Ovarian tumors do not always mean you have cancer. They most commonly develop in individuals of childbearing age. About half of those with irregular periods and about one-third of those who have regular periods may develop ovarian tumors.
Ovarian tumors are abnormal masses of tissue on or in an ovary. Tumors can be benign (not cancerous) or malignant (cancerous).
Tumors on the ovary are usually not cancerous and most commonly develop in individuals of childbearing age. About half of people who have irregular periods and about one-third of those who have regular periods may develop ovarian tumors.
There are three main types of benign tumors on the ovary, based on where the abnormal cells originate:
- Surface epithelial tumors
- Develops in the cells lining the surface of the ovary
- The most common type of ovarian tumors
- Germ cell tumors
- Starts in the cells that develop into eggs
- Most are benign, but sometimes they can develop into cancer
- Most common in younger individuals
- When treated early, fertility can be preserved
- Stromal tumors
- Originates in the part of the ovary that manufactures female reproductive hormones
- Very rare
- When cancerous, considered a low-grade cancer
What Are Symptoms of Tumors on the Ovary?
Tumors on the ovary usually don’t cause symptoms. When symptoms of ovarian tumors occur, it’s often because the tumor grows large enough to cause pelvic or abdominal discomfort by pressing on nearby organs. When this happens, symptoms may include:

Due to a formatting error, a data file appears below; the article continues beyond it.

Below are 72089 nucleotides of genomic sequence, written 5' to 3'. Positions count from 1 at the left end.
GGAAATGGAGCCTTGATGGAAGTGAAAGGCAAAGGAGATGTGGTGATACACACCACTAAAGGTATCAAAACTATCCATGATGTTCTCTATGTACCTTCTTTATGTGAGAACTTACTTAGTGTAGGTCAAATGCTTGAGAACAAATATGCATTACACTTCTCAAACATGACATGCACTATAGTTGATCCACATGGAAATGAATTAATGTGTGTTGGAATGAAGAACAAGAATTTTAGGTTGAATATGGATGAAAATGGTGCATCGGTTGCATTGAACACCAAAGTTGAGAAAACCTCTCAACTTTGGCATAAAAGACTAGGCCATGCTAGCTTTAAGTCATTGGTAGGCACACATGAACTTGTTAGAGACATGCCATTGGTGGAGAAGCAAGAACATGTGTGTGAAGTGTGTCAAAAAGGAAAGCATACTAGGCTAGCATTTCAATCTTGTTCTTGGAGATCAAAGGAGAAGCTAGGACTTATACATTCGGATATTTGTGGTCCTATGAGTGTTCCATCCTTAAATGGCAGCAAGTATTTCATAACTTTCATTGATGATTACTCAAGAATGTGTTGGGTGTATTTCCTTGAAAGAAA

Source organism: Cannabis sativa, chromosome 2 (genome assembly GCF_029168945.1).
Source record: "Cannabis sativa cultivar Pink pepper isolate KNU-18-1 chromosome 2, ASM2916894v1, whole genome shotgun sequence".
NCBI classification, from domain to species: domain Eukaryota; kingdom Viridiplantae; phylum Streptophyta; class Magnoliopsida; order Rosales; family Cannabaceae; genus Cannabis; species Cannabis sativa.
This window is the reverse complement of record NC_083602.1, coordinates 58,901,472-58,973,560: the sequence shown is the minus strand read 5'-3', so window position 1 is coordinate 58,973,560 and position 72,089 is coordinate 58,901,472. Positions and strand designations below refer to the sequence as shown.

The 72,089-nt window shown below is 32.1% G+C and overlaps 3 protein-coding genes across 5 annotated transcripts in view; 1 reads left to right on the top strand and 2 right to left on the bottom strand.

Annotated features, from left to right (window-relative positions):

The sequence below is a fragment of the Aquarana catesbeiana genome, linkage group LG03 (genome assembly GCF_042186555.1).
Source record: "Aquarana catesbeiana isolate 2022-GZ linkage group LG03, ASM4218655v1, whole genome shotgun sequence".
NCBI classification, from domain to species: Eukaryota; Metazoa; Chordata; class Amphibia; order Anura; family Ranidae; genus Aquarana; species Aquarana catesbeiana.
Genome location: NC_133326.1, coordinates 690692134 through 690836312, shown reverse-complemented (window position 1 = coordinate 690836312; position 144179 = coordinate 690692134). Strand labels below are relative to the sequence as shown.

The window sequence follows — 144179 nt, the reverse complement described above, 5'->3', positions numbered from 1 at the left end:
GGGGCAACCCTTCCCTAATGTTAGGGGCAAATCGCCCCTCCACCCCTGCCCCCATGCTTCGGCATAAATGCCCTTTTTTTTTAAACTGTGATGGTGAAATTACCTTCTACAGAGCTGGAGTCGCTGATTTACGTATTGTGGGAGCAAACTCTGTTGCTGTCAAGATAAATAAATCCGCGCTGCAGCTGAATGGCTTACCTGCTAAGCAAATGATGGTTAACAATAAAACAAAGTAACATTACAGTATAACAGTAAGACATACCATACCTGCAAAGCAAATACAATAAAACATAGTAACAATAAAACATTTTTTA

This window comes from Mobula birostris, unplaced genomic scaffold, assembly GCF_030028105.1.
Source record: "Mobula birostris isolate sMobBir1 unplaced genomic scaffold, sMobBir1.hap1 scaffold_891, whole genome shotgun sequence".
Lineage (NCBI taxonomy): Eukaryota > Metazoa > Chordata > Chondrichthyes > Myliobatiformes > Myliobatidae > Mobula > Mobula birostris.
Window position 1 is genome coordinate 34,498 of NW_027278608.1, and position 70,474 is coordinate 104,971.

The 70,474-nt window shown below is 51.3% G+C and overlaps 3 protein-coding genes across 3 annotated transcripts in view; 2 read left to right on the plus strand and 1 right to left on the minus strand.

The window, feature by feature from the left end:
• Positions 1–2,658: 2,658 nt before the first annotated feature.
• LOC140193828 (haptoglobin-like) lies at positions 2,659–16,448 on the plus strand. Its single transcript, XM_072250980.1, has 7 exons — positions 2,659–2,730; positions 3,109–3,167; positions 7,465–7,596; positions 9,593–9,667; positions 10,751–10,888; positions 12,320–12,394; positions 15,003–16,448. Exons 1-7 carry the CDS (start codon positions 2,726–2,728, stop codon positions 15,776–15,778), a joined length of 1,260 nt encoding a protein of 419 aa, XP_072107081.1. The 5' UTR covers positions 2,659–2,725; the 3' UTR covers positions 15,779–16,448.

What Causes Tumors on the Ovary?
The causes of tumors on the ovary are not completely understood. Risk factors for developing ovarian tumors may include:
How Are Tumors on the Ovary Diagnosed?
Because symptoms of tumors on the ovary are rare, the tumors are usually detected during routine physical exams, such as a pelvic exam or Pap test.
If a tumor on the ovary is suspected, testing may be done to rule out ovarian cancer, which may include:
- Imaging tests
- Blood tests
What Is the Treatment for Tumors on the Ovary?
Tumors on the ovary that are not cancerous (benign) may not need treatment.
- Ovarian tumors that don’t go away, are painful, or that grow may need to be treated surgically:
- Laparoscopy to remove the tumor
- Laparotomy for larger tumors
- Ovarian tumor debulking for a tumor that is cancerous (malignant)
Reviewed on 8/22/2022
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